I look forward to seeing you there!
◊ Keith Cerny is the General Director and CEO of The Dallas Opera. His column OFF THE CUFF appears the first Friday of each month in TheaterJones.com.
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- February 2012 "Visiting Wagner's Bayreuth"
- March 2012 "Commissioning a Successful Opera"
- April 2012 "The New Opera Audience"
- May 2012 "Rivers and Deltas of Musical Time"
- June 2012 "Operatic Blockbusters"
- July 2012 "Maximizing Dallas Opera's Community Footprint"
- August 2012 "The Santa Fe Festival Model"
- September 2012 "Postcard from Glyndebourne"
- October 2012 "Verdi's Egypt: Cracking the Code"
- November 2012 "It's Not Just Contemporary Anymore"
- December 2012 "Singing the Blues"
- January 2013 "Puccini's Golden Dozen"
- February 2013 "Opera and Popular Culture"
- March 2013 "A Dangerous Experiment"
- April 2013 "The Case of the Jealous Mezzo"
- May 2013 "Winning the Red Queen's Race"
- June 2013 "Managing the Opera Company of the Future"
- July 2013 "Raked Over the Coals"
- August 2013 "Hogarth in Reverse"
- September 2013 "No Genuflecting Required"
- October 2013 "2B or Not 2B"
- November 2013 "Calling All Geeks"
- December 2013 "Stravinsky's Last Word"
- January 2014 "Opera Without Borders"
- February 2014 "To Be or Not To Be"
- March 2014 "A Mirror of His Time"
- April 2014 "A Postcard from Oman"
- May 2014 "Building Musical Brands That Deliver"
- June 2014 "The Turning of the Tide"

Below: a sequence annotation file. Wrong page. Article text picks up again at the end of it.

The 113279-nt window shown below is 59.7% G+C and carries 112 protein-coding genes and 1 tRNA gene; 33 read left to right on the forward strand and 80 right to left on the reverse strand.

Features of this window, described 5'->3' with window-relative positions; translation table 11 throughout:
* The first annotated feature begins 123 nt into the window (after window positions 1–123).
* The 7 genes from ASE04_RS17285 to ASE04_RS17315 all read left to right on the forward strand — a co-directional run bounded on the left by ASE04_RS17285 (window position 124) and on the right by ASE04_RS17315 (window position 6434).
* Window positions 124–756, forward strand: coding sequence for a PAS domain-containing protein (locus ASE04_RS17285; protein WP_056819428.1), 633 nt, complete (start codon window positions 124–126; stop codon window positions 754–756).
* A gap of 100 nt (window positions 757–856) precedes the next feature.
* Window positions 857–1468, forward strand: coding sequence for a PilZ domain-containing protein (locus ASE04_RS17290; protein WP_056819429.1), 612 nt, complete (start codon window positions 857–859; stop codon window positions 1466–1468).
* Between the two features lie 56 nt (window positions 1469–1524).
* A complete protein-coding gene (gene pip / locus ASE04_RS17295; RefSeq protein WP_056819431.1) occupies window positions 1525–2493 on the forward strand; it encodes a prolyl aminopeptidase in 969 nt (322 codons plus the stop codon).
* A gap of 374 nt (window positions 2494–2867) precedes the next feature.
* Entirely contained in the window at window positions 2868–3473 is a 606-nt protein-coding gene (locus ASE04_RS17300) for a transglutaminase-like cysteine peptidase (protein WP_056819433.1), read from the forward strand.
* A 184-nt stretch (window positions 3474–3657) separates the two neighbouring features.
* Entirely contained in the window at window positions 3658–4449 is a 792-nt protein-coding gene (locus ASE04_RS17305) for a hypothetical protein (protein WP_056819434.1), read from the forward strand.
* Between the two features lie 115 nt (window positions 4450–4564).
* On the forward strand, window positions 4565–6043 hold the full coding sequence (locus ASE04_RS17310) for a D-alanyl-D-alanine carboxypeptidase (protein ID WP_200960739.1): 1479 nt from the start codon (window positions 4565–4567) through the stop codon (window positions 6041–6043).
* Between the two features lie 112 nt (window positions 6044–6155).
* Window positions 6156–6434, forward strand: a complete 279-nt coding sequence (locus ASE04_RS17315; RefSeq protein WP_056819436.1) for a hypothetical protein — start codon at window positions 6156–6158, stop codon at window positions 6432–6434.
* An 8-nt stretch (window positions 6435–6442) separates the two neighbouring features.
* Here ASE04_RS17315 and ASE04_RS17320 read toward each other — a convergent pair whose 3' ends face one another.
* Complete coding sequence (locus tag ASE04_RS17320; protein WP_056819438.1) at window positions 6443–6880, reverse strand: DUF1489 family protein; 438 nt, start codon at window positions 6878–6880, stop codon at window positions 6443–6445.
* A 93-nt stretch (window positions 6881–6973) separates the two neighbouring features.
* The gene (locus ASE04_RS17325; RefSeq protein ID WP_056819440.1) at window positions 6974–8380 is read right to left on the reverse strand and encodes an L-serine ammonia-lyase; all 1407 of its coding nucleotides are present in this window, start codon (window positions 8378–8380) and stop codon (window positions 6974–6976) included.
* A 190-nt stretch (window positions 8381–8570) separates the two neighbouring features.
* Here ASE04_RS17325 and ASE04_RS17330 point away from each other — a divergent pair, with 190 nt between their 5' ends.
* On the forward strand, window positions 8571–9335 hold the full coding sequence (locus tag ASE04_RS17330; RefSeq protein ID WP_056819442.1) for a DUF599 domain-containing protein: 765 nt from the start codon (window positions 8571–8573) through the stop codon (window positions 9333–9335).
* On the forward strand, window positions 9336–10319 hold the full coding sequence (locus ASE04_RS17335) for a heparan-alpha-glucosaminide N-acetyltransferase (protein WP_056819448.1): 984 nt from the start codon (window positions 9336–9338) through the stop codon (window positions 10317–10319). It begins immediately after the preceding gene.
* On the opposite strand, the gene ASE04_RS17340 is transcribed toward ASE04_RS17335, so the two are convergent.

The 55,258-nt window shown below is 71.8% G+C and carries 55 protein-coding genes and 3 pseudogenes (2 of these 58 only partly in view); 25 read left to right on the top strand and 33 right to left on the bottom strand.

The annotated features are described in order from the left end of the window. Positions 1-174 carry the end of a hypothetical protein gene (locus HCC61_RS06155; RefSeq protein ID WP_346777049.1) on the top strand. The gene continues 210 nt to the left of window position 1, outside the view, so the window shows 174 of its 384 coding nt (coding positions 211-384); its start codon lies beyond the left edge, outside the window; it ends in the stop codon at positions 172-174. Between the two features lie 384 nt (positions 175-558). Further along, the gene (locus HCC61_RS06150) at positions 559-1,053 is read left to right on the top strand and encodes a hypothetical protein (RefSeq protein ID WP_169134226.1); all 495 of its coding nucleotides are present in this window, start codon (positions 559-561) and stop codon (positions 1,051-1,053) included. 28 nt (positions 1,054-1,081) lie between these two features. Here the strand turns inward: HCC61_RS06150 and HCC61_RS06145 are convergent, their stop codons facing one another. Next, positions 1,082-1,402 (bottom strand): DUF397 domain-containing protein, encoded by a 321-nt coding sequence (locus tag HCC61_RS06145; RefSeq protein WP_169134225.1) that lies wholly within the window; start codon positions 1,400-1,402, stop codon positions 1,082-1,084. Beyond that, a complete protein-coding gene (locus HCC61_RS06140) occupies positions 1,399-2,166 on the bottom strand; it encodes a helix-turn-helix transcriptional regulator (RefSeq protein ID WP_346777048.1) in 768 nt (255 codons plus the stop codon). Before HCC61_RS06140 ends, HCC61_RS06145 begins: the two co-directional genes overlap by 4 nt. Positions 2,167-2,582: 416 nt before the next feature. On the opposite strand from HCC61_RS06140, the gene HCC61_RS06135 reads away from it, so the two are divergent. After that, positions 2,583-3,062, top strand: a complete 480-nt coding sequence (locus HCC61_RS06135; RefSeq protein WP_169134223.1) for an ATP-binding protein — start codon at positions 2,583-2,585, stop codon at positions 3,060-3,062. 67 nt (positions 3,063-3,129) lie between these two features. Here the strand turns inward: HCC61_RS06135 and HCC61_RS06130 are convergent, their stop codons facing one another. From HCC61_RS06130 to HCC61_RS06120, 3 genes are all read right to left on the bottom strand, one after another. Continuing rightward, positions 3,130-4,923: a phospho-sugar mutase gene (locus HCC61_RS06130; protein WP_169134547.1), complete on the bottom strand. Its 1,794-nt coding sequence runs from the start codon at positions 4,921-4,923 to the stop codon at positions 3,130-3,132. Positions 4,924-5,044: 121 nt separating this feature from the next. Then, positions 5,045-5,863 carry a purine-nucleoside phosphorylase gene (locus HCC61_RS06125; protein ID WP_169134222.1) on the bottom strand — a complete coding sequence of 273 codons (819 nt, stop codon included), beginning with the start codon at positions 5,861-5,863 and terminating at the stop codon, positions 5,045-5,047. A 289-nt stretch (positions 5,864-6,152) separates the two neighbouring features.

- July 2014 "Two Sides to Every Screen"
- August 2014 "Life and Death in the Mountains"
- September 2014 "Smells Like Team Spirit"
- October 2014 "Salome's Second Act"
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- December 2014 "Just the Fachs, Ma'am"
- January 2015 "Inside Santa's Workshop"
- February 2015 "The New Verismo"
- March 2015 "Cultivating Great Women Conductors"
- April 2015 "We've Got You Covered"
- May 2015 "Top of Their Game"
- June 2015 "Shattering the Operatic Glass Ceiling"
- July 2015 "A Tsunami of North American Opera"
- August 2015 "The Dallas Opera's Riverboat Adventure"
- September 2015 "Supporting a World of Women Composers"
- October 2015 "On the Prowl for Opera's MVPs"
- November 2015: "Why Should Broadway Have all the Fun?"
- December 2015: "A 21st Century Sleigh Ride"
- January 2016: "What We Learned from the Women Conductors"
- February 2016: "Gender Parity in Opera Management"
- March 2016: "Conducting in High Def"
- April 2016: "A Symphonic Memorial to Babi Yar"
- May 2016: "Show Boast"
- June 2016: "Concerns from Women Conductors"
- July 2016: "Planning for Opera America 2016"
- August 2016: "How Boards Can Break Glass Ceilings"
- September 2016: "A Rattlesnake in the Opera House"
- October 2016: "Fundraising and Innovation"
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- December 2016: "Captain Ahab's Musket"
- January 2017: "First Impressions on the Second IWC"
- February 2017: "First Impressions on the Second IWC, Part 2"
- March 2017: "All Eyes on Dallas Opera"
- April 2017: "Britten's Neglected Masterpiece"
- May 2017: "Opera Conference Highlights"
- June 2017: "Outlooks for Women in Opera"
- July 2017: "Technology Equals Innovation in Opera"
- August 2017: "A Milestone for Women Conductors"